Ablation - Catheter Treatment

Catheter Treatment - Ablation

Catheter ablation is a non-surgical procedure done by an Electrophysiologist (EP doctor) to ablate (scar) part of an abnormal electrical pathway of the heart that is causing the heart rhythm problem. During these procedures, performed in a Cath Lab, the physician will insert several long, thin, flexible tubes with wires (called catheters) into your heart through blood vessels in your arm, upper thigh, or neck. In the heart, electrodes at the end of the catheter can help the doctor detect the faulty electrical sites.

Hot or cold energy is then used to scar (ablate) these sites. Often, more than one ablation must be done to permanently cure atrial fibrillation. This treatment is generally used to treat paroxysmal AFib.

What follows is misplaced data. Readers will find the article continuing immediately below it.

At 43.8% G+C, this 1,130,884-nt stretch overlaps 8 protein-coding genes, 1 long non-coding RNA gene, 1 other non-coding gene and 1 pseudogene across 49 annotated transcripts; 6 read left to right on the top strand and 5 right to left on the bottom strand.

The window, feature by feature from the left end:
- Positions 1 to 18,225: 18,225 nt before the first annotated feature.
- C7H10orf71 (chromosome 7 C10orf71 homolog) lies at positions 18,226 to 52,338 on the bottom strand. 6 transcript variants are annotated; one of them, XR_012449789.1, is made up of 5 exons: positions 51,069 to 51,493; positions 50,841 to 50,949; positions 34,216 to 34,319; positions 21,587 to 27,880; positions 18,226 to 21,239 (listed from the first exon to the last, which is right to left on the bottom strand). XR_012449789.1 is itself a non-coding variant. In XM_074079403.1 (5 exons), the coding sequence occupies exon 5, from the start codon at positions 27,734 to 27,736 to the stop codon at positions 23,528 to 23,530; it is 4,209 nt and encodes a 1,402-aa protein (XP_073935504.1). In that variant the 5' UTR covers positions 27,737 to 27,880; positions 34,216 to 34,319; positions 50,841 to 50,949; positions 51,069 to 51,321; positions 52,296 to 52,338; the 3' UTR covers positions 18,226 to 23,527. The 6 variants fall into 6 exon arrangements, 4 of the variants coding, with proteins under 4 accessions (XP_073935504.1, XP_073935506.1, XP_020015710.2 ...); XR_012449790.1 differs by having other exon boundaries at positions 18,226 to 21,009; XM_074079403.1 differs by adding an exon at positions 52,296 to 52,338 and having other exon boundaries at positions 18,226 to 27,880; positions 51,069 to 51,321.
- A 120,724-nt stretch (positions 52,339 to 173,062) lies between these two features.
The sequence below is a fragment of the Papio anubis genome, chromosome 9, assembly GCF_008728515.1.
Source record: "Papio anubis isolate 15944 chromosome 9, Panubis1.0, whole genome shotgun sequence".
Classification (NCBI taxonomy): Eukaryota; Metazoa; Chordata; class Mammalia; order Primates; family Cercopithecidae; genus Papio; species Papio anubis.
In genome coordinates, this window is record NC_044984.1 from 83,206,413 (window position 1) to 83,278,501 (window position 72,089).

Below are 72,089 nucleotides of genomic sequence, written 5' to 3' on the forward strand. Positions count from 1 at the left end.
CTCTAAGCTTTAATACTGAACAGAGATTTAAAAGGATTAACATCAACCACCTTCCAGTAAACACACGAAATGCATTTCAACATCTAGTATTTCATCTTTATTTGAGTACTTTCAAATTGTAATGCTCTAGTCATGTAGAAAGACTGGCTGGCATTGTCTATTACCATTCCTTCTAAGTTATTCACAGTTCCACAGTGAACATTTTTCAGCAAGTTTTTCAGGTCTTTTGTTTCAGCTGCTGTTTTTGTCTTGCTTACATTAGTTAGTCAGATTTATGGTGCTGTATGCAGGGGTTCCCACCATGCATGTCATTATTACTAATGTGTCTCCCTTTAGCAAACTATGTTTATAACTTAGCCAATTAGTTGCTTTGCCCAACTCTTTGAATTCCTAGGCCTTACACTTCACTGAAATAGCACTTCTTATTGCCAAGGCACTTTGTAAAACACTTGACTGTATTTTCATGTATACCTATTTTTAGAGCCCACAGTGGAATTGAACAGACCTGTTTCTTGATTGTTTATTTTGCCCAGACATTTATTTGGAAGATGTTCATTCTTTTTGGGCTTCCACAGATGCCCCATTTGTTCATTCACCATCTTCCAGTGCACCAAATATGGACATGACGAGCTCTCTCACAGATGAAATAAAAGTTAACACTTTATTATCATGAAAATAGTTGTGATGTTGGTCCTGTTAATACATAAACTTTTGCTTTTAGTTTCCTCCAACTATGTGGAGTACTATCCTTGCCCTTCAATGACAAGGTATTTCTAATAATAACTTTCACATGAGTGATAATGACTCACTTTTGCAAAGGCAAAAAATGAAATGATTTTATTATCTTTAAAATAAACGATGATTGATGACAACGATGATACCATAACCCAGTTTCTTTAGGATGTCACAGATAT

Types of Ablation
Atrial Fibrillation Ablation or Pulmonary Vein Isolation
The pulmonary veins are isolated with radiofrequency energy, creating a scar to help control AF more effectively than drugs alone.

This newer, minimally invasive technology uses a catheter balloon inserted through the groin and guided to the heart. Once in place, the balloon is inflated, cooled, thus freezing tissue causing the irregular heartbeat and restores normal sinus rhythm.

AV Nodal Ablation
The AV (atrio -ventricular) node of the heart is permanently scarred to stop electrical signals from being transmitted from the upper chambers to the lower chambers of the heart. A permanent pacemaker is then implanted to control the heart's electrical system. This procedure is reserved for patients with difficult to control AFib.